What about now? Where can you find Science Fiction that explains the why of something from the future? Maybe this is what is missing from the genre.

Goodbye 2022 – Hello 2023

It’s that time of the year when nominations need to be in for the Best of Science Fiction Novel/Story/Artwork/Non-fiction/etc. One novel that deserves a shout out this year is The Flight of the Aphrodite by S. J. Morden. Certainly the ratings on Amazon say so as well. I was ever so pleased to be able to pick up a copy at Waterstones in Bath and by gum it’s an interesting read for the near future science fiction.

So what has 2022 been like for science fiction?

The post-Covid chaos in the publishing industry has not helped the genre. There are exceptions, but windows for novel submissions for unagented authors remain thin on the ground. Some magazines have stopped publishing, sadly. It all boils down to less opportunities for new and mid-list authors. This lack will feed through into the publishing industry for a few years to come.

I was lucky enough to have six stories published during the year – the best ever total for me to date. I put it down in part to being able to continue writing during the lockdowns when the creative inspiration of other authors faltered.

2022DecTaxedPenumbric – Vol 6, Issue IV, Dec 2k22
 JuneSeers of NeptuneThe Martian Wave – June 2022
 JuneGrey HaloNewMyths – Issue 59
JuneA Woman of Many Facets365tomorrows
JuneSpace BlindFelis Futura anthology
MarA Way with WordsCosmic Crimes Series – March 2022
Science Fiction Story Publications in 2022

There should have been a 7th story out, but unfortunately the said magazine stopped publishing in Autumn this year. So yes the publishing chaos did affect me directly. But I do have every sympathy for those involved in this magazine – they really did not have any other sensible choice.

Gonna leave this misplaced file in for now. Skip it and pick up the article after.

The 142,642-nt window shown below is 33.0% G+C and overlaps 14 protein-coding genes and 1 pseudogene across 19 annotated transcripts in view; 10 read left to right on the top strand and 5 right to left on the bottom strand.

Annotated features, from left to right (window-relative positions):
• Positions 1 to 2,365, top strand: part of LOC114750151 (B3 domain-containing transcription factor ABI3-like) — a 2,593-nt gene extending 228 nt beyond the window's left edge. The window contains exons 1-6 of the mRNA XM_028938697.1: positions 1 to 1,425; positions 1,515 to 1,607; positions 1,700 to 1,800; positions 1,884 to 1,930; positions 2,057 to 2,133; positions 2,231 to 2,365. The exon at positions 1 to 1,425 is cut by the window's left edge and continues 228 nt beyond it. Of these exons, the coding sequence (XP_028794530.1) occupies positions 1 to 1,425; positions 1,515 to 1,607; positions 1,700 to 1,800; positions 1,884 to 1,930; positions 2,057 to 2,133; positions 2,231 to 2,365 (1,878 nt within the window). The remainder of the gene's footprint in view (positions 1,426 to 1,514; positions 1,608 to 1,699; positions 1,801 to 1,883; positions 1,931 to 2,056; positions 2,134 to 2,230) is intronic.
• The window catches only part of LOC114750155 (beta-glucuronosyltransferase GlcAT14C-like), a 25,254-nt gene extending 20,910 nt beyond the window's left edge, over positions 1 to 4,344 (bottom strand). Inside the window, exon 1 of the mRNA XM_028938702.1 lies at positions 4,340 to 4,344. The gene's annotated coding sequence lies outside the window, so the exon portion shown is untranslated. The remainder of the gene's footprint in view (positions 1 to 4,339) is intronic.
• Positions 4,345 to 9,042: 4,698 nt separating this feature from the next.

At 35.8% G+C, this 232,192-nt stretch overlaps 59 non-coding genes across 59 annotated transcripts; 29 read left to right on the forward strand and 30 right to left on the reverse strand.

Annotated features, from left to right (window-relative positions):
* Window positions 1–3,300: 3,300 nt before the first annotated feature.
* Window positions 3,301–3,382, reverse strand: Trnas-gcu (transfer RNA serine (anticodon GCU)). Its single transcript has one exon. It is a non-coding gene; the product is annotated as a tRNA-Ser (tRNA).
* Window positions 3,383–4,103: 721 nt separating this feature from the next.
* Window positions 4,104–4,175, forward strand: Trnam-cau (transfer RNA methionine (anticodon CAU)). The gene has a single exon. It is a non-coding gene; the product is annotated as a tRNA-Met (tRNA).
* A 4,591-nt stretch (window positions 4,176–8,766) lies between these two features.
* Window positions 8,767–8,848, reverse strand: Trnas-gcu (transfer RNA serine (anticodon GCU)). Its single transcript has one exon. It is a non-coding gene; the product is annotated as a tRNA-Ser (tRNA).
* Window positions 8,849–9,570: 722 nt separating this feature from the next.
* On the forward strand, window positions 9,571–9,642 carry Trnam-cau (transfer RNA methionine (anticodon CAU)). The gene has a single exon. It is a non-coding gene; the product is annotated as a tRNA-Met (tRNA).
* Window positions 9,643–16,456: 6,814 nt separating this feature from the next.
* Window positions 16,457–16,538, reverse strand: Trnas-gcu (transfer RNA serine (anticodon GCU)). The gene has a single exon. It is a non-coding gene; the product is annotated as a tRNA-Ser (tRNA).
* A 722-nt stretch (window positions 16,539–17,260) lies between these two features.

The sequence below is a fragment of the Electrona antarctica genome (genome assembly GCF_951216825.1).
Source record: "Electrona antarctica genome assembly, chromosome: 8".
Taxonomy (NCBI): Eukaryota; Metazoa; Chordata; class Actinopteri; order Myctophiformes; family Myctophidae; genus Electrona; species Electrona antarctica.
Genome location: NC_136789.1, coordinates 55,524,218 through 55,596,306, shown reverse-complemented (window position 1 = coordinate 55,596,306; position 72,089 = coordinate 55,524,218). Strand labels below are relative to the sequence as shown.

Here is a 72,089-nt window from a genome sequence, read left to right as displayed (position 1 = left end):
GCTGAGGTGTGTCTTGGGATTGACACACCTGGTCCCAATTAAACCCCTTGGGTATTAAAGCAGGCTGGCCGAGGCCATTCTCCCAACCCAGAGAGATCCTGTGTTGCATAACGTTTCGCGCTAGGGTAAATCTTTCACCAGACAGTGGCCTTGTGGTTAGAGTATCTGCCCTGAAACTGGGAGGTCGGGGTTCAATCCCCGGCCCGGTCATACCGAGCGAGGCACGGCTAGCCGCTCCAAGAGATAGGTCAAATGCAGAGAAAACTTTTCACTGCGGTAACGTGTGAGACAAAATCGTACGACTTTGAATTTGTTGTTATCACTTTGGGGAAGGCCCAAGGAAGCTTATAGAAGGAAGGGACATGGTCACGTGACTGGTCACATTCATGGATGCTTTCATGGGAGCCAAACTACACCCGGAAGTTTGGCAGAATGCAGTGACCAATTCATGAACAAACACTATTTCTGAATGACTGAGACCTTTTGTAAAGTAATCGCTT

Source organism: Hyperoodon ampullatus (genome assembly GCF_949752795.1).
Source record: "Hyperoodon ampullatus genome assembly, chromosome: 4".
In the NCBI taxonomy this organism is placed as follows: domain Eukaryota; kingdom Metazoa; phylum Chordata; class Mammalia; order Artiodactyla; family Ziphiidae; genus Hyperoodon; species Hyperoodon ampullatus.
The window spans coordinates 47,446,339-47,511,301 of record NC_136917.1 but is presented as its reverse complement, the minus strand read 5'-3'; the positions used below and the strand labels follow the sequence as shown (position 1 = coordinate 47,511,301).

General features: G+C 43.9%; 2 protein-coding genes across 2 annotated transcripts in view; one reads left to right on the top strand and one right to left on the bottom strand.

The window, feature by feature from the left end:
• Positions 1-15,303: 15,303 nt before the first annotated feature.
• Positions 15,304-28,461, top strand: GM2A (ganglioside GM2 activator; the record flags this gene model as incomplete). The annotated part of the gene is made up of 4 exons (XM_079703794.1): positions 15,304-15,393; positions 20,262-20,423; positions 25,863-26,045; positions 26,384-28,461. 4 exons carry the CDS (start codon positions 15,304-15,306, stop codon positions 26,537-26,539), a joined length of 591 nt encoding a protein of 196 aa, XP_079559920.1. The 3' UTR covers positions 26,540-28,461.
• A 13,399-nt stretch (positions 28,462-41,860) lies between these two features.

What are the prospects for 2023?

Well we all hope for a better year and wish for things like an end to war Ukraine (with Ukraine having all its country back), a halt to horrendous cost of living crisis, the last restrictions because of Covid being lifted, all strikes being sensibly resolved (especially here in the UK), a readily accessible health service, etc. Even if these can’t be solved, taking steps towards them would help. With all this disruption to life and the universe going on, I can’t see the publishing industry taking priority in people’s lives.

So yes, science fiction will continue to recover from Covid issues in their various guises, but not as fast as many of us had once hoped. And yes, the high profile authors will continue to get their novels published because that is what brings in money for the industry. Publishers may continue to be choosy as to what they publish of these authors, but they are looking for a guarantee on return on investment in these times when readers in general have less money to spend. Bascially until the cost of living crisis and its causes are resolved, it is going to be a difficult year ahead for science fiction.